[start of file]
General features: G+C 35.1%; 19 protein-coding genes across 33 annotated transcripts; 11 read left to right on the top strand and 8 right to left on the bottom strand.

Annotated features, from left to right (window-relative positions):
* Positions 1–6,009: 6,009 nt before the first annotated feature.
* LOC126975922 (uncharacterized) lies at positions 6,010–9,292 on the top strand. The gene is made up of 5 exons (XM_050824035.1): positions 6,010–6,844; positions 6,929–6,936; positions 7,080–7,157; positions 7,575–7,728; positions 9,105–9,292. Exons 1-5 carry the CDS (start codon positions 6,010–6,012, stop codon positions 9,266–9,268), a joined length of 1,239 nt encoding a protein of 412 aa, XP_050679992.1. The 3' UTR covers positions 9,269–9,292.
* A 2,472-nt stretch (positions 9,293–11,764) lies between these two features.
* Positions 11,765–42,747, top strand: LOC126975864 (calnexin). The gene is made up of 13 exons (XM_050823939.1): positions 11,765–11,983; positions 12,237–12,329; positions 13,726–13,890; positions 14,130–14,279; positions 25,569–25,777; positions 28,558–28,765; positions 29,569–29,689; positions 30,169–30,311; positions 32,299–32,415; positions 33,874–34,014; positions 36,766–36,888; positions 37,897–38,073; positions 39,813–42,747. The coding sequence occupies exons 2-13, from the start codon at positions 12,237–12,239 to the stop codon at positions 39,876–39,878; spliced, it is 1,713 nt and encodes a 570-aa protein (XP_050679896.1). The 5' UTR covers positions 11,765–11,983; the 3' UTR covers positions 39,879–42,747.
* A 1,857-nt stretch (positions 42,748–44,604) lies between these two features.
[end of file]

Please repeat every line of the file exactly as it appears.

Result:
General features: G+C 35.1%; 19 protein-coding genes across 33 annotated transcripts; 11 read left to right on the top strand and 8 right to left on the bottom strand.

Annotated features, from left to right (window-relative positions):
* Positions 1–6,009: 6,009 nt before the first annotated feature.
* LOC126975922 (uncharacterized) lies at positions 6,010–9,292 on the top strand. The gene is made up of 5 exons (XM_050824035.1): positions 6,010–6,844; positions 6,929–6,936; positions 7,080–7,157; positions 7,575–7,728; positions 9,105–9,292. Exons 1-5 carry the CDS (start codon positions 6,010–6,012, stop codon positions 9,266–9,268), a joined length of 1,239 nt encoding a protein of 412 aa, XP_050679992.1. The 3' UTR covers positions 9,269–9,292.
* A 2,472-nt stretch (positions 9,293–11,764) lies between these two features.
* Positions 11,765–42,747, top strand: LOC126975864 (calnexin). The gene is made up of 13 exons (XM_050823939.1): positions 11,765–11,983; positions 12,237–12,329; positions 13,726–13,890; positions 14,130–14,279; positions 25,569–25,777; positions 28,558–28,765; positions 29,569–29,689; positions 30,169–30,311; positions 32,299–32,415; positions 33,874–34,014; positions 36,766–36,888; positions 37,897–38,073; positions 39,813–42,747. The coding sequence occupies exons 2-13, from the start codon at positions 12,237–12,239 to the stop codon at positions 39,876–39,878; spliced, it is 1,713 nt and encodes a 570-aa protein (XP_050679896.1). The 5' UTR covers positions 11,765–11,983; the 3' UTR covers positions 39,879–42,747.
* A 1,857-nt stretch (positions 42,748–44,604) lies between these two features.